An example would be the "luster" effect. By convergence or divergence, fuse the two images below:

What you should see is one grid in the middle, with the red square and the yellow square magically transmuted into a new color. This new color was not perceived by either eye, it was created in the brain. (I imagine it will be glowing like it's fresh out of a nuclear reactor.)

This type of fusion is exceedingly difficult for me, and I'm not sure that I have properly achieved it. When I try to do luster activities, I tend to get flashing, alternating between colors, rather than the creation of a new color. I also imagine that stereoscopic vision requires a great deal of transmutational fusion, and thus it is very important that I get better at it! I can't be satisfied with merely cutting and pasting; my brain needs to learn how to blend and create.

3. Stereopsis
What happens here? I'll let you know when I see it. I've heard that salads, tomatoes, horse skeletons, steering wheels, and coat sleeves all start jumping out to say hello. It sounds pretty awesome.


  1. Thank you, for posting more exercises.

  2. Bravo for creating this graphical image of what we do! I create new colors a lot when I do these fusion activities with red-green glasses. I've yet to have cherry tomatoes fly out at me. So far, I've been contenting myself with staring at raindrops, toilet paper, cement and orange peels. Flying tomatoes come my way!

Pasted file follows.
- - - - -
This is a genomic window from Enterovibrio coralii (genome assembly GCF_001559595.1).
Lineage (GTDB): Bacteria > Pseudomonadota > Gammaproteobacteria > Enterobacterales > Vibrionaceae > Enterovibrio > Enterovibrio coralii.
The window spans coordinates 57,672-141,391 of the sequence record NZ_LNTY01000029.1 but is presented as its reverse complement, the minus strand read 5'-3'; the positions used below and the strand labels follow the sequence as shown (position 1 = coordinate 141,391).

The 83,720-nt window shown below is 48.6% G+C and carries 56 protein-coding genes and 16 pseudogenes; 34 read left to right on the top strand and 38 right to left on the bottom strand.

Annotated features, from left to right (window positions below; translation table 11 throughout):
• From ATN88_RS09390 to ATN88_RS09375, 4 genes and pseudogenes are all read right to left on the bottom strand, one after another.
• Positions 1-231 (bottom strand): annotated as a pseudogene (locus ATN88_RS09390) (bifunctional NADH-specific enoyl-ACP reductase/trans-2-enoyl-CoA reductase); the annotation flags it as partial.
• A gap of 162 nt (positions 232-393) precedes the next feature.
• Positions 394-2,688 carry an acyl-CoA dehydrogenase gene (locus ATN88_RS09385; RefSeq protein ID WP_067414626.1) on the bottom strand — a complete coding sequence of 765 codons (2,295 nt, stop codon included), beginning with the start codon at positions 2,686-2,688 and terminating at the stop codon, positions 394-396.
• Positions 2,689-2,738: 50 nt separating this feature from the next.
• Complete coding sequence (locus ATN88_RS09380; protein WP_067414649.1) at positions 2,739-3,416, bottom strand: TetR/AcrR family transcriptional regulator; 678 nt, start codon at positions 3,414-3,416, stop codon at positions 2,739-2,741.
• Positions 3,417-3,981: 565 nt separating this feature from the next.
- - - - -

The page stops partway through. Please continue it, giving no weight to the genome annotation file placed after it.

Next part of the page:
3. Hahah, I just had quite a laugh imagining you staring at all of those things at once. It sounds like a collection of hobo treasures. =)

    Congrats on the mixing colors! That's my homework this week. Luster luster luster!

  4. As usual Josh, your illustrations and explanations are fantastic! I, too, have alot more dificulty with detailed fusion,but was wondering if your second example (the two boxes with lines foing in opposite directions) is even "fusable" as it looks like an illustration of what is called "binocular rivalry". I understand (from proficient fusers) that the best one can get with something like that is a "mosaic" with patches of the square having lines going in different directions.
    The blending to form a new color really brought home the point to me that I am still a very avid "flickerer" seeing the colors alternating reallyfast and maybe a glimpse of orange.
    Stereopsis is just an occasional surprise for me still.....may the tomatoes soon fly for us all!

  5. Actually I think you are right about the boxes with lines "binocular rivalry" part. I asked my (normal eyed) vision therapist to try and fuse those together, and she couldn't really do it either. I guess I just assume that every time I can't do something, it's because of my weird eyes!

  6. Hey josh, i just scrolled through your blog and i think its absolutely amazing. How you describe all the stuff and training you went through. My girlfriend is an vision trainger by herself and liked it also. Thumbs up!